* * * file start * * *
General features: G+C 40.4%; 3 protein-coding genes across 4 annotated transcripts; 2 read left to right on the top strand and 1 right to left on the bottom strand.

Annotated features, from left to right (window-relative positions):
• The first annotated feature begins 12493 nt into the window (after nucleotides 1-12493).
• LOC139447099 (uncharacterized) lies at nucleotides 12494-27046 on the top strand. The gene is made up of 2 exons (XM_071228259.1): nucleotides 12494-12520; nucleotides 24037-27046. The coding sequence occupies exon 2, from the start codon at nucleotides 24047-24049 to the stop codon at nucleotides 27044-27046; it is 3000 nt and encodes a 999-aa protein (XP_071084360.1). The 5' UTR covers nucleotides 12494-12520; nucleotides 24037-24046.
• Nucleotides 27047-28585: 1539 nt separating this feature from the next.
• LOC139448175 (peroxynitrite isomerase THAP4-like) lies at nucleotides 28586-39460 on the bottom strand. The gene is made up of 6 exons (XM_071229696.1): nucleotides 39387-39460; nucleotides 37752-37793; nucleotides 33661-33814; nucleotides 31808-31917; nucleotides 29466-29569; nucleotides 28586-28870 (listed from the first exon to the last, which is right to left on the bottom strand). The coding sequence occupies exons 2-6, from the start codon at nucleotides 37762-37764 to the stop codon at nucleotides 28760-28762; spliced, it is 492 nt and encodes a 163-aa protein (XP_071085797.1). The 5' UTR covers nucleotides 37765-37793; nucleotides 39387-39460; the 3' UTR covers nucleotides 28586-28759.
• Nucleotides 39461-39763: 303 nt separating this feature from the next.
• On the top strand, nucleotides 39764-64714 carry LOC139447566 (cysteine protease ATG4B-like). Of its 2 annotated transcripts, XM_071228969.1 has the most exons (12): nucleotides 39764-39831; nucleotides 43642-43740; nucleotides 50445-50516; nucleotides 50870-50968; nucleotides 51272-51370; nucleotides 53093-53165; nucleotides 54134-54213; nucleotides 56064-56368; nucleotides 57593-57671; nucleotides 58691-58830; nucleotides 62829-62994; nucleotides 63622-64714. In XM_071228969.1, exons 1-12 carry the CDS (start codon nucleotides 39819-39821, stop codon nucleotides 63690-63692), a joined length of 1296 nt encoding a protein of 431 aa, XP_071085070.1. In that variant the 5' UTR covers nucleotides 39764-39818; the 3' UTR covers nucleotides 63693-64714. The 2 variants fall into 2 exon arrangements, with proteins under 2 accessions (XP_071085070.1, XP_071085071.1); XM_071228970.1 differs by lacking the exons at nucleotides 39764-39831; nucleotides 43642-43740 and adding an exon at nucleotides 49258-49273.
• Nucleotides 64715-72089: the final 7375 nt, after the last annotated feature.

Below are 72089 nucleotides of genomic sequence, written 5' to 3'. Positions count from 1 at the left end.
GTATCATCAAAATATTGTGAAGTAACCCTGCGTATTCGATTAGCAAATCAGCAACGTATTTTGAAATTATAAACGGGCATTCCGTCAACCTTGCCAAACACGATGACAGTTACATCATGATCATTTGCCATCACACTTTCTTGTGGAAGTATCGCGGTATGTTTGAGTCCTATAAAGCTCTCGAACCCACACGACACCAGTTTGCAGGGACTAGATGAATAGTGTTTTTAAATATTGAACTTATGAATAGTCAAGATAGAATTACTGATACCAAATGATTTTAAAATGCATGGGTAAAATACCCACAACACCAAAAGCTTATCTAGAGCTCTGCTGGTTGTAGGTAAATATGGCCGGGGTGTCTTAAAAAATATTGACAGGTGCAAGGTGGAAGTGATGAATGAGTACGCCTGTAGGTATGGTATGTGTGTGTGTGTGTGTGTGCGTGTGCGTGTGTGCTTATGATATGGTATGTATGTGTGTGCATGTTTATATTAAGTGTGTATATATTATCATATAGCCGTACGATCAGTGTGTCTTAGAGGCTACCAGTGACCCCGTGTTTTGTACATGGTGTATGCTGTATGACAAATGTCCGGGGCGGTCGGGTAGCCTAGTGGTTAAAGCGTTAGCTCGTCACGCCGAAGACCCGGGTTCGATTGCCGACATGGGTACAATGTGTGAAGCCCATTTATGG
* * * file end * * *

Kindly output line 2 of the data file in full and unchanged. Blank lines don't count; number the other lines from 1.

Annotated features, from left to right (window-relative positions):